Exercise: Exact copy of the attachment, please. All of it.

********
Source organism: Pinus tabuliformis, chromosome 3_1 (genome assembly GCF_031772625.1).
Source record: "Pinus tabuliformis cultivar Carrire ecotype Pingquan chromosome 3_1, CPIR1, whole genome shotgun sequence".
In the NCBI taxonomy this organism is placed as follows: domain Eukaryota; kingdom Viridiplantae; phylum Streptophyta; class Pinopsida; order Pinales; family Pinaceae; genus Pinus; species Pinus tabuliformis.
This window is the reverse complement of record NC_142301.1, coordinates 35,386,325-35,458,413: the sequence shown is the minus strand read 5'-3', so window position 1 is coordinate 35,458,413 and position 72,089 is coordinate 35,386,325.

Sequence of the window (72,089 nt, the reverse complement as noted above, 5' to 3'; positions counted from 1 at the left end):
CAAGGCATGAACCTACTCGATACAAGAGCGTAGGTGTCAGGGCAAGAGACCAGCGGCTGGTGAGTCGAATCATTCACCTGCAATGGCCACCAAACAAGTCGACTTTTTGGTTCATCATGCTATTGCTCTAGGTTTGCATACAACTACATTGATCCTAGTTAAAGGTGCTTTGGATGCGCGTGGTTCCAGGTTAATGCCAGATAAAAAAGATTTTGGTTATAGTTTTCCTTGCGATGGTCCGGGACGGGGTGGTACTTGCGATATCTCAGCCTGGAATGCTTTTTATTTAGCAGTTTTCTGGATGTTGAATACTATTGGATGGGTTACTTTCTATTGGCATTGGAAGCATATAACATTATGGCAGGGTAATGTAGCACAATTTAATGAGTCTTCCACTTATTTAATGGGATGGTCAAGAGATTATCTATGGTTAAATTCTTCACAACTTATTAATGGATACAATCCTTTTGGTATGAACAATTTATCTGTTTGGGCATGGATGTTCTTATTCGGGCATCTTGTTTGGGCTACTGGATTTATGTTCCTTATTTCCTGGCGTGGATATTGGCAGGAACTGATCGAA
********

Source organism: Pinus tabuliformis, chromosome 3_1 (genome assembly GCF_031772625.1).
Source record: "Pinus tabuliformis cultivar Carrire ecotype Pingquan chromosome 3_1, CPIR1, whole genome shotgun sequence".
In the NCBI taxonomy this organism is placed as follows: domain Eukaryota; kingdom Viridiplantae; phylum Streptophyta; class Pinopsida; order Pinales; family Pinaceae; genus Pinus; species Pinus tabuliformis.
This window is the reverse complement of record NC_142301.1, coordinates 35,386,325-35,458,413: the sequence shown is the minus strand read 5'-3', so window position 1 is coordinate 35,458,413 and position 72,089 is coordinate 35,386,325.

Sequence of the window (72,089 nt, the reverse complement as noted above, 5' to 3'; positions counted from 1 at the left end):
CAAGGCATGAACCTACTCGATACAAGAGCGTAGGTGTCAGGGCAAGAGACCAGCGGCTGGTGAGTCGAATCATTCACCTGCAATGGCCACCAAACAAGTCGACTTTTTGGTTCATCATGCTATTGCTCTAGGTTTGCATACAACTACATTGATCCTAGTTAAAGGTGCTTTGGATGCGCGTGGTTCCAGGTTAATGCCAGATAAAAAAGATTTTGGTTATAGTTTTCCTTGCGATGGTCCGGGACGGGGTGGTACTTGCGATATCTCAGCCTGGAATGCTTTTTATTTAGCAGTTTTCTGGATGTTGAATACTATTGGATGGGTTACTTTCTATTGGCATTGGAAGCATATAACATTATGGCAGGGTAATGTAGCACAATTTAATGAGTCTTCCACTTATTTAATGGGATGGTCAAGAGATTATCTATGGTTAAATTCTTCACAACTTATTAATGGATACAATCCTTTTGGTATGAACAATTTATCTGTTTGGGCATGGATGTTCTTATTCGGGCATCTTGTTTGGGCTACTGGATTTATGTTCCTTATTTCCTGGCGTGGATATTGGCAGGAACTGATCGAA